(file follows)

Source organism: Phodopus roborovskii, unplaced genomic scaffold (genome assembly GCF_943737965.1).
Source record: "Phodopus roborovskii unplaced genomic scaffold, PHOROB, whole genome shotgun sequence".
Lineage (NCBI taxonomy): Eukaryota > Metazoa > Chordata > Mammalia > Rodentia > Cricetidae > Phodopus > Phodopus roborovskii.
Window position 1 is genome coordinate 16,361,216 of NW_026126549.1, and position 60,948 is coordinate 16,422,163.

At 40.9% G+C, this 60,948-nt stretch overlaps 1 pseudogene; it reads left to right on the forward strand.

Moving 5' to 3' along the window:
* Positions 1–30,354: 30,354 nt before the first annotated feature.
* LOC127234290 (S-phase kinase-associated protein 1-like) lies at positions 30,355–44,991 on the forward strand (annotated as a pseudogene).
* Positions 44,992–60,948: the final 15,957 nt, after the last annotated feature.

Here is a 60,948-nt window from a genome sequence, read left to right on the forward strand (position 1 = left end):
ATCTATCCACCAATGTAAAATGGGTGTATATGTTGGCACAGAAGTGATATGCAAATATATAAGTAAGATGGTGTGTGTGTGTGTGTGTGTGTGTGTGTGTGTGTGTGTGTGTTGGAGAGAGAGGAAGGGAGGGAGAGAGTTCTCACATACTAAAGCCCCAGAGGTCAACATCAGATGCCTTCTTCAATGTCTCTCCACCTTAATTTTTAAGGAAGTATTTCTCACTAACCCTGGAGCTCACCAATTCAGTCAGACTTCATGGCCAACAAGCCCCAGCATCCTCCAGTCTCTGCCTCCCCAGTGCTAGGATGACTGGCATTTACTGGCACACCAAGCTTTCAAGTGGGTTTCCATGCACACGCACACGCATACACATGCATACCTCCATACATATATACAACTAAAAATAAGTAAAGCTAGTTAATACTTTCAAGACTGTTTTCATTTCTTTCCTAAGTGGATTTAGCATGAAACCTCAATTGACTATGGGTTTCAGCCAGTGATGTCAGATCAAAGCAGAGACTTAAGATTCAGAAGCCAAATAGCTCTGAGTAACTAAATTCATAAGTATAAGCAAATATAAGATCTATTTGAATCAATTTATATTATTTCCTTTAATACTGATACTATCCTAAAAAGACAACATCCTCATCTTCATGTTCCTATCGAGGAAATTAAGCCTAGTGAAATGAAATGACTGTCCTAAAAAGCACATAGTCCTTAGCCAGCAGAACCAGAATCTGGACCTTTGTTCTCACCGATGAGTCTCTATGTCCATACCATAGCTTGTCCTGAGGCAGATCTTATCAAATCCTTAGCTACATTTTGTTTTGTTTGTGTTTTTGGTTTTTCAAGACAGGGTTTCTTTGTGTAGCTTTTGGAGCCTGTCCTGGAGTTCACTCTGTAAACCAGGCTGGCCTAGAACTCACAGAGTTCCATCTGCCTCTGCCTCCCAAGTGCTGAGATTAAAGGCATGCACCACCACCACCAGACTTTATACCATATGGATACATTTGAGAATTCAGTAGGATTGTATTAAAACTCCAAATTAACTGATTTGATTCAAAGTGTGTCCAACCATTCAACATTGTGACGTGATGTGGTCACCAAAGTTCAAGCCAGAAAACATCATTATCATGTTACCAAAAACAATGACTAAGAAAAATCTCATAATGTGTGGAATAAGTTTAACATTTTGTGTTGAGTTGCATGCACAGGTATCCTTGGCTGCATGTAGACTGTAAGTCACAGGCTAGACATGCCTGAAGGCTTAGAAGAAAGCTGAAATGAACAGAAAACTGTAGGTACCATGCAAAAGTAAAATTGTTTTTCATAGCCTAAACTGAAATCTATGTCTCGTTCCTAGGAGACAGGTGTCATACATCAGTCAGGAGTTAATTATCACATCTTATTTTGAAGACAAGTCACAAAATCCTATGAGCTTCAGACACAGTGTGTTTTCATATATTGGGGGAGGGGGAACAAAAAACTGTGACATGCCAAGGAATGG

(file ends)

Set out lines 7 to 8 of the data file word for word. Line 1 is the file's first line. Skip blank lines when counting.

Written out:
* Positions 1–30,354: 30,354 nt before the first annotated feature.
* LOC127234290 (S-phase kinase-associated protein 1-like) lies at positions 30,355–44,991 on the forward strand (annotated as a pseudogene).